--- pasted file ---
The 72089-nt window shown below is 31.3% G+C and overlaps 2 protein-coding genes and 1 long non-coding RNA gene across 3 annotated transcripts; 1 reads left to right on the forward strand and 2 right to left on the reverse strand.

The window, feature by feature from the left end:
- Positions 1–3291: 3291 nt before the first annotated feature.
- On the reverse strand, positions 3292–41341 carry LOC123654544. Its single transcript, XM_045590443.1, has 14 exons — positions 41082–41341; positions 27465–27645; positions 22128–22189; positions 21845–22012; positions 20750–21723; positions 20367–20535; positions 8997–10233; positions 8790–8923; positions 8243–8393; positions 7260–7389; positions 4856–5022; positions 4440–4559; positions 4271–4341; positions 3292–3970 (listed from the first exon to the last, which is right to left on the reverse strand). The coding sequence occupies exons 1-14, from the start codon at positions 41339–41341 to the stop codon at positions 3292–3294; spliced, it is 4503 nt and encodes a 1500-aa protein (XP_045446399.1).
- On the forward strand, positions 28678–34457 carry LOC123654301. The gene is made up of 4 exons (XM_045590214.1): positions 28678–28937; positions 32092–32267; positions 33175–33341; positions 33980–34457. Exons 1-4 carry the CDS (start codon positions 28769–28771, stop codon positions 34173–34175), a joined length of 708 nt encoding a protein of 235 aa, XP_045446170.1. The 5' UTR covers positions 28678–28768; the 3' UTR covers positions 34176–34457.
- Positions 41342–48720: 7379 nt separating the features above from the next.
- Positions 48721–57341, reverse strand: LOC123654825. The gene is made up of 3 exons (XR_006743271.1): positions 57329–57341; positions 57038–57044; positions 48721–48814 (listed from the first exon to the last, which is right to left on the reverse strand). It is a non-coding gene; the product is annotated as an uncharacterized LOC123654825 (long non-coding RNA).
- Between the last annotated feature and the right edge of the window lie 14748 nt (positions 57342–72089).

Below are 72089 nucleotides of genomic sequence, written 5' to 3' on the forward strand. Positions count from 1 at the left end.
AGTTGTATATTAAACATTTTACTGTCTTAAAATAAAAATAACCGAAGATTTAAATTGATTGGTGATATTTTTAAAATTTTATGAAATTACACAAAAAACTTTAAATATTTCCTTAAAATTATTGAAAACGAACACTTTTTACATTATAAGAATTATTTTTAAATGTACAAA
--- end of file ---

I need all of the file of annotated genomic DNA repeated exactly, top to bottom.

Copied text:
The 72089-nt window shown below is 31.3% G+C and overlaps 2 protein-coding genes and 1 long non-coding RNA gene across 3 annotated transcripts; 1 reads left to right on the forward strand and 2 right to left on the reverse strand.

The window, feature by feature from the left end:
- Positions 1–3291: 3291 nt before the first annotated feature.
- On the reverse strand, positions 3292–41341 carry LOC123654544. Its single transcript, XM_045590443.1, has 14 exons — positions 41082–41341; positions 27465–27645; positions 22128–22189; positions 21845–22012; positions 20750–21723; positions 20367–20535; positions 8997–10233; positions 8790–8923; positions 8243–8393; positions 7260–7389; positions 4856–5022; positions 4440–4559; positions 4271–4341; positions 3292–3970 (listed from the first exon to the last, which is right to left on the reverse strand). The coding sequence occupies exons 1-14, from the start codon at positions 41339–41341 to the stop codon at positions 3292–3294; spliced, it is 4503 nt and encodes a 1500-aa protein (XP_045446399.1).
- On the forward strand, positions 28678–34457 carry LOC123654301. The gene is made up of 4 exons (XM_045590214.1): positions 28678–28937; positions 32092–32267; positions 33175–33341; positions 33980–34457. Exons 1-4 carry the CDS (start codon positions 28769–28771, stop codon positions 34173–34175), a joined length of 708 nt encoding a protein of 235 aa, XP_045446170.1. The 5' UTR covers positions 28678–28768; the 3' UTR covers positions 34176–34457.
- Positions 41342–48720: 7379 nt separating the features above from the next.
- Positions 48721–57341, reverse strand: LOC123654825. The gene is made up of 3 exons (XR_006743271.1): positions 57329–57341; positions 57038–57044; positions 48721–48814 (listed from the first exon to the last, which is right to left on the reverse strand). It is a non-coding gene; the product is annotated as an uncharacterized LOC123654825 (long non-coding RNA).
- Between the last annotated feature and the right edge of the window lie 14748 nt (positions 57342–72089).

Below are 72089 nucleotides of genomic sequence, written 5' to 3' on the forward strand. Positions count from 1 at the left end.
AGTTGTATATTAAACATTTTACTGTCTTAAAATAAAAATAACCGAAGATTTAAATTGATTGGTGATATTTTTAAAATTTTATGAAATTACACAAAAAACTTTAAATATTTCCTTAAAATTATTGAAAACGAACACTTTTTACATTATAAGAATTATTTTTAAATGTACAAA